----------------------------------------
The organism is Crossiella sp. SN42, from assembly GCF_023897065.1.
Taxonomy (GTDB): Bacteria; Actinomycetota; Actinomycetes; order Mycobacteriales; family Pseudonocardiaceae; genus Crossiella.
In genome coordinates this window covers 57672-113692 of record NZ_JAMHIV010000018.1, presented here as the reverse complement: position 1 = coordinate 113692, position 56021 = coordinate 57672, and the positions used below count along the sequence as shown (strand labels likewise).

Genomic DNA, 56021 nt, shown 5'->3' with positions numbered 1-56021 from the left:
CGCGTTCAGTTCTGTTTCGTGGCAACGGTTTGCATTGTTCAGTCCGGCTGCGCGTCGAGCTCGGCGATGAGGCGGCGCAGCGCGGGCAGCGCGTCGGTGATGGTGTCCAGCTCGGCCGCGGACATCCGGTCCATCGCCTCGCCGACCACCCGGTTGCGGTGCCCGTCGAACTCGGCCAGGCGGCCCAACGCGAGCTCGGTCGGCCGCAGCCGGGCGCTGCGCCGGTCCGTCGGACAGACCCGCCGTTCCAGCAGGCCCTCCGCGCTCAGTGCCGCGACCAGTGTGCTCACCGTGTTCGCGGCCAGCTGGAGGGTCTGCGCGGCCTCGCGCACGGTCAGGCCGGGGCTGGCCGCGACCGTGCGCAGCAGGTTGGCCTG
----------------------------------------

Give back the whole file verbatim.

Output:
The organism is Crossiella sp. SN42, from assembly GCF_023897065.1.
Taxonomy (GTDB): Bacteria; Actinomycetota; Actinomycetes; order Mycobacteriales; family Pseudonocardiaceae; genus Crossiella.
In genome coordinates this window covers 57672-113692 of record NZ_JAMHIV010000018.1, presented here as the reverse complement: position 1 = coordinate 113692, position 56021 = coordinate 57672, and the positions used below count along the sequence as shown (strand labels likewise).

Genomic DNA, 56021 nt, shown 5'->3' with positions numbered 1-56021 from the left:
CGCGTTCAGTTCTGTTTCGTGGCAACGGTTTGCATTGTTCAGTCCGGCTGCGCGTCGAGCTCGGCGATGAGGCGGCGCAGCGCGGGCAGCGCGTCGGTGATGGTGTCCAGCTCGGCCGCGGACATCCGGTCCATCGCCTCGCCGACCACCCGGTTGCGGTGCCCGTCGAACTCGGCCAGGCGGCCCAACGCGAGCTCGGTCGGCCGCAGCCGGGCGCTGCGCCGGTCCGTCGGACAGACCCGCCGTTCCAGCAGGCCCTCCGCGCTCAGTGCCGCGACCAGTGTGCTCACCGTGTTCGCGGCCAGCTGGAGGGTCTGCGCGGCCTCGCGCACGGTCAGGCCGGGGCTGGCCGCGACCGTGCGCAGCAGGTTGGCCTG